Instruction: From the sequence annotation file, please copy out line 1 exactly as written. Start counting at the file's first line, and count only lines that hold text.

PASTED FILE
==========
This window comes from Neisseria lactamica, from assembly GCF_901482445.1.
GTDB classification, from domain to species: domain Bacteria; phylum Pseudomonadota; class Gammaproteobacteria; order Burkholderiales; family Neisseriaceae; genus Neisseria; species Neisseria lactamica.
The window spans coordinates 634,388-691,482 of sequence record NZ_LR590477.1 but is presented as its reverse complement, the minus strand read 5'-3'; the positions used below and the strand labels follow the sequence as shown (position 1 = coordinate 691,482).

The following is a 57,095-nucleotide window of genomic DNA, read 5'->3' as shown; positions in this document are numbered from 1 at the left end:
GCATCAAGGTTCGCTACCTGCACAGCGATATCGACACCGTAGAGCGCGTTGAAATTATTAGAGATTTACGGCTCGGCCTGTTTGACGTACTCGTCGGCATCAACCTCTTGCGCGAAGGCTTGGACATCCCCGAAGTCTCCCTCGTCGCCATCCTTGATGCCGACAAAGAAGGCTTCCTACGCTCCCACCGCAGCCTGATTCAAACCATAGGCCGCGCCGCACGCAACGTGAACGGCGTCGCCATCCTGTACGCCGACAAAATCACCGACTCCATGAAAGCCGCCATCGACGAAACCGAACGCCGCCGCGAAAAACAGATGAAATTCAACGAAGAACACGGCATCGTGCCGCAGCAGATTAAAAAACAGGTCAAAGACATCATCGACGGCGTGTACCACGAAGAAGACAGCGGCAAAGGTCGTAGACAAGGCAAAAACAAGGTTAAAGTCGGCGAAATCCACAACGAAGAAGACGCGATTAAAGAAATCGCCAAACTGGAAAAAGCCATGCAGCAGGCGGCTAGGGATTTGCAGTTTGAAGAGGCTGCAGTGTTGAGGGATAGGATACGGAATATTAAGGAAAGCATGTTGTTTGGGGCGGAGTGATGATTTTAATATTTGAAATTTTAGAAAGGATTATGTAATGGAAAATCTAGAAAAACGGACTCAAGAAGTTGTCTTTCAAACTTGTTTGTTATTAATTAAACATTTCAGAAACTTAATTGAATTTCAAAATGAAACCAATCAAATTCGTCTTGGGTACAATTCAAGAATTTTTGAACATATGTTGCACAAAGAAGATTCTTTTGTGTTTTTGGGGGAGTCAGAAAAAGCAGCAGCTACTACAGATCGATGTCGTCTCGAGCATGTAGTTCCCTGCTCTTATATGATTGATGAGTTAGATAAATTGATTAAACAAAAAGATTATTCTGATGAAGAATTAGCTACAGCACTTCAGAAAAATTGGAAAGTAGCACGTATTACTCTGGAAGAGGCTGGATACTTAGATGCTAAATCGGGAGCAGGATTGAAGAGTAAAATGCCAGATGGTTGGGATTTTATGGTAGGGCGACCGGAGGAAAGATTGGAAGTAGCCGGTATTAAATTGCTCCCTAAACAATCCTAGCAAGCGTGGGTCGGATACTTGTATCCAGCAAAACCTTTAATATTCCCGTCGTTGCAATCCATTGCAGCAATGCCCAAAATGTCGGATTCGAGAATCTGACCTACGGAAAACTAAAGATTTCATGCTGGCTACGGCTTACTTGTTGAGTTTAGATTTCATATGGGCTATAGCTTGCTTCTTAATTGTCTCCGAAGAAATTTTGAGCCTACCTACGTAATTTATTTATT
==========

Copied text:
This window comes from Neisseria lactamica, from assembly GCF_901482445.1.